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Alfonso Suico, Jr. studied medicine

 

Doctors and Priests
Alfonso Suico, Jr.

Thereís a new batch of doctors who have taken the oath to be servants of the sick and friends of the infirm. For most of them, becoming a fullfledged doctor is a dream come true. Some will go on to pursue advanced specialties while others will take other options. I would have been one of then, had I not chosen another life.

When I was interviewed after applying to medical school, I was asked why I wanted to become a doctor. Like most applicants, my answer was: "To serve my countrymen."

It was a noble purpose, but as we went along that resolve faded into the background. I myself through constant discernment, discovered that I had another calling. It was still a life of service, but it involved following Christ as a priest or brother.

In medical school, we went through a lot of hard work, long hours of study and many sleepless nights, morbid patients, medical missions, endorsements, etc. We met different kinds of people: a child who refused to have his throat examined, a mother who was anxious about the condition of her baby, a few grumpy men, among others. Our patience and perseverance were tested but the interaction was between a doctor and his patient.

It was a bittersweet life, hut my restlessness was overwhelming. So in my clerkship year (fourth year), I left to begin a life to which I felt I was called.

That was over two years ago and I am happy with my choice. The transition wasnít an easy one. Friends, classmates and some doctors tried to dissuade me from pursuing my vocation. Some said I must be nuts to do it. Others were simply cynical. But I had the full support of my family, which made me feel a lot better.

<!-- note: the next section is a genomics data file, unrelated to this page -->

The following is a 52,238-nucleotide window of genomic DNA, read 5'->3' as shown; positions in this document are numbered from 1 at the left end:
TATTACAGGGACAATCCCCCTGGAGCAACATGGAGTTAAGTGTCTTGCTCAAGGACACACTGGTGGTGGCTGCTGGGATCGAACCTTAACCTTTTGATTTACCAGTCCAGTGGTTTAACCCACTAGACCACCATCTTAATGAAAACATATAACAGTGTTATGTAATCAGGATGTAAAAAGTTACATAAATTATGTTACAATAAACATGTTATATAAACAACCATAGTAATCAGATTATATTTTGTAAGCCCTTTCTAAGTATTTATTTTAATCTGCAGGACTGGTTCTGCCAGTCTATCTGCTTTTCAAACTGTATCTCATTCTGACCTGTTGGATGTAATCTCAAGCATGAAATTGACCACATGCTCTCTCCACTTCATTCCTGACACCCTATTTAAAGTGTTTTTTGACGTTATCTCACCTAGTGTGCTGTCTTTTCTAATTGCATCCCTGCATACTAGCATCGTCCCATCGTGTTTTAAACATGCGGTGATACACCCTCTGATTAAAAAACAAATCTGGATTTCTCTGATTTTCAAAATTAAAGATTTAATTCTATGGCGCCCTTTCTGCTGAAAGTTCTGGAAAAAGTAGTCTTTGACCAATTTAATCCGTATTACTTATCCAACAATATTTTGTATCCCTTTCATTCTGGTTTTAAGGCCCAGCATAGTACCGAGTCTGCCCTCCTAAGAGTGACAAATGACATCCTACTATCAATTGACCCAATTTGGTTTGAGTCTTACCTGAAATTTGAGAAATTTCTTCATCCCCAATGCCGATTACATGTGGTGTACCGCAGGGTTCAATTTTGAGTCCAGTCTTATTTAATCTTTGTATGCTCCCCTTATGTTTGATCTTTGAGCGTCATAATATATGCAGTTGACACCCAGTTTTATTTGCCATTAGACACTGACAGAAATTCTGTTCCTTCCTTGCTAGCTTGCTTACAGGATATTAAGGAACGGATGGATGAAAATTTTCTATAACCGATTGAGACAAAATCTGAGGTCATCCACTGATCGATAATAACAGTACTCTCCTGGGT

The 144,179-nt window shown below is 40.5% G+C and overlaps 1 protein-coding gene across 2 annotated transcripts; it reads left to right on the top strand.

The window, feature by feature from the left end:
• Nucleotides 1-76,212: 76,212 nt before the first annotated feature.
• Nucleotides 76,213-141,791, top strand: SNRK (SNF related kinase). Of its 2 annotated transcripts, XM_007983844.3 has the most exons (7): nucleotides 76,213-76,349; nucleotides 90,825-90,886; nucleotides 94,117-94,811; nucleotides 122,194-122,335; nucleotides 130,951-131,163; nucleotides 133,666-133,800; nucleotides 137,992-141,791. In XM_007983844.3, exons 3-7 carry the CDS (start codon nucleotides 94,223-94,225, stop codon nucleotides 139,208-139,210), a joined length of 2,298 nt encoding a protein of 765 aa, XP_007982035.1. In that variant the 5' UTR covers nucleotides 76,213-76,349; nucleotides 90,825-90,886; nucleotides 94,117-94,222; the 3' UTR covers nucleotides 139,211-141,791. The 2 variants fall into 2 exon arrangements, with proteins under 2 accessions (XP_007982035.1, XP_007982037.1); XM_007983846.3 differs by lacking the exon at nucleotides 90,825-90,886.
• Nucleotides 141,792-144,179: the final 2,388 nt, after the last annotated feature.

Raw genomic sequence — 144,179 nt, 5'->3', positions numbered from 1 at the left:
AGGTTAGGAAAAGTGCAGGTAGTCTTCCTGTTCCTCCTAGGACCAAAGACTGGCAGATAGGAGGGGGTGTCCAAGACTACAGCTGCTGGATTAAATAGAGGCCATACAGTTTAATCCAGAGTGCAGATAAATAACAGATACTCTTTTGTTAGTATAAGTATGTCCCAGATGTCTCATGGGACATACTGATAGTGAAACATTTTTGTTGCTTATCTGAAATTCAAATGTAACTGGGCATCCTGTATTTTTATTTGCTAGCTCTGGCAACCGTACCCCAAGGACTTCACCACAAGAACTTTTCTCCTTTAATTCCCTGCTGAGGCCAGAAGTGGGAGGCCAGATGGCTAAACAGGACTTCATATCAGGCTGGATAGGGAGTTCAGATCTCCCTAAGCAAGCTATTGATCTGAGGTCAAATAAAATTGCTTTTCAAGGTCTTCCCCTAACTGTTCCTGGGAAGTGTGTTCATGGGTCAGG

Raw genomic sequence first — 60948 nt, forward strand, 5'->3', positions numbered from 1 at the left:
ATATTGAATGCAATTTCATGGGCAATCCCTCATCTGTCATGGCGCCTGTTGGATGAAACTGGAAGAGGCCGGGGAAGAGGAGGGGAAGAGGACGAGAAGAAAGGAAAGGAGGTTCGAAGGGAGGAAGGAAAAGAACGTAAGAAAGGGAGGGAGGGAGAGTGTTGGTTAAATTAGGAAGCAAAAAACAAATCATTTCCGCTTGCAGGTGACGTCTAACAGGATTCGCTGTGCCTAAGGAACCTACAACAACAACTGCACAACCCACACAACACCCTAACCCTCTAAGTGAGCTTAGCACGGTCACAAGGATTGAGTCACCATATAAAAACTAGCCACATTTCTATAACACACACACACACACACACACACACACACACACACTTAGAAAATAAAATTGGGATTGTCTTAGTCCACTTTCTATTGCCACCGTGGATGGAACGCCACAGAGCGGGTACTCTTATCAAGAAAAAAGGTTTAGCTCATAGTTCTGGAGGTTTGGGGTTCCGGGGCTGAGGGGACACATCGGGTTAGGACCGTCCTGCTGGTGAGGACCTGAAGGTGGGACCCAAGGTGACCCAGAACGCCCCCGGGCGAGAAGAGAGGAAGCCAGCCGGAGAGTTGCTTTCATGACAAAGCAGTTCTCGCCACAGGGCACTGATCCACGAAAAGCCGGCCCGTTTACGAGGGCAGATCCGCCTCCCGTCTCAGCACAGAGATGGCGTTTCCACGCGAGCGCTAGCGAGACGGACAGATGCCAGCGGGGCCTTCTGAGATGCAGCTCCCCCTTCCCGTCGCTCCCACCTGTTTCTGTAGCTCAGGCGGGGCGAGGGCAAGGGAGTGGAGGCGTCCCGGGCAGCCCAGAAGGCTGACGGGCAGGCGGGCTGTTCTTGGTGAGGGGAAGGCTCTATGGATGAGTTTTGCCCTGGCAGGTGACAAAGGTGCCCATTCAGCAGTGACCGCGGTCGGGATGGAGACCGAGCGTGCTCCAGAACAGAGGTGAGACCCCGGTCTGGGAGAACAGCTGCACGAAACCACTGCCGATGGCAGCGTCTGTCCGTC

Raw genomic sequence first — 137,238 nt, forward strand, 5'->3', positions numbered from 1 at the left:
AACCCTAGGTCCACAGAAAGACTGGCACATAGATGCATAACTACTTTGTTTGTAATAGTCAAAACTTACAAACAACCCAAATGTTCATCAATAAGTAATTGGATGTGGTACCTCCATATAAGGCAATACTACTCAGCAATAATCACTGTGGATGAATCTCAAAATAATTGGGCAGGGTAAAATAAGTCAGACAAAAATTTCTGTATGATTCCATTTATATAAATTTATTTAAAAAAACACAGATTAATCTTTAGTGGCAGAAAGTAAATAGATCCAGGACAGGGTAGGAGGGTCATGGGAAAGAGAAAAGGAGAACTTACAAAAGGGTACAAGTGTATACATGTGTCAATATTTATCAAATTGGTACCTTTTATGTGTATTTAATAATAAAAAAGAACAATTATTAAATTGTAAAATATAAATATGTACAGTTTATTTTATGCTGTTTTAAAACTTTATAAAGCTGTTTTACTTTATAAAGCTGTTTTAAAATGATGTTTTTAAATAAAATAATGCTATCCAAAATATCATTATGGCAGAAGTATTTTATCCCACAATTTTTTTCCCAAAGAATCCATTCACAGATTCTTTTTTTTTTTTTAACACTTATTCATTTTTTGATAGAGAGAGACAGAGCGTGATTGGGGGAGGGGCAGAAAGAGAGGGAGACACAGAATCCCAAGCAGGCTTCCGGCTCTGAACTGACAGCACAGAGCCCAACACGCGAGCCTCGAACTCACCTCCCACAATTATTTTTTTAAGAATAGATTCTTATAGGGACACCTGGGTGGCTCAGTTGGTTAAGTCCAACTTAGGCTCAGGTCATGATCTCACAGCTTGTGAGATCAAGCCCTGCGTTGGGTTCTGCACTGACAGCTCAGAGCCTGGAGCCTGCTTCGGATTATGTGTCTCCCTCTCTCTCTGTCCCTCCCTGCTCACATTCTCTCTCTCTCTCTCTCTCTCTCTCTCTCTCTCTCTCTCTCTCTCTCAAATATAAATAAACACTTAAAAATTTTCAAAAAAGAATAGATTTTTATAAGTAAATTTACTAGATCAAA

The first two years of formation were a time of getting involved with many people in different places. In some brief "exposures," I was with the Iumad community in the mountains of Davao, sugarcane workers of Negros and the poor and needy in the urban areas, helping in the missions and the parishes. I learned how to deal with people in a personal way.

Now as a novice, most of my time is spent strengthening my relationship with God, reflecting and discerning how genuine is my vocation ó and getting enough sleep.

Even during my formation, I experienced difficulties but these became instruments of growth and healing. At a time when scandal is rocking the church, I reflect on my own failures and try to discover how God makes use of these imperfections to effect conversion and bring his love to all. Here at last I have found my rest.

And yet when I think of the new doctors who have reached the goal I once shared with them, I canít help but feel a little wistful. I shared their struggles, I knew their pains and their joys. But since I have taken a different path, all I can share with them is the hope that they will become doctors who have compassion for others.

I pray that these new doctors will see the person in every patient, a person needing their professional help, yet also needing understanding and compassion. May they recognize that service means going beyond themselves and embracing others as well. May they defend and uphold life from its conception. May service come first before gain or prestige. May they not be contented with curing the disease but proceed to heal the person as well. May they be true to the oath they have taken.

I have seen the suffering of the poor. I have listened to their woes and miseries. I hope these new doctors will take a radical step to respond to the cries of the countless suffering men, women and children.

As religious, we are called to serve. As doctors, they are called to serve. Whatever profession or vocation we may have, we are all called to serve others with love and compassion. To bring to perfection our human frailties so that we can move forward in our journey to the kingdom of God.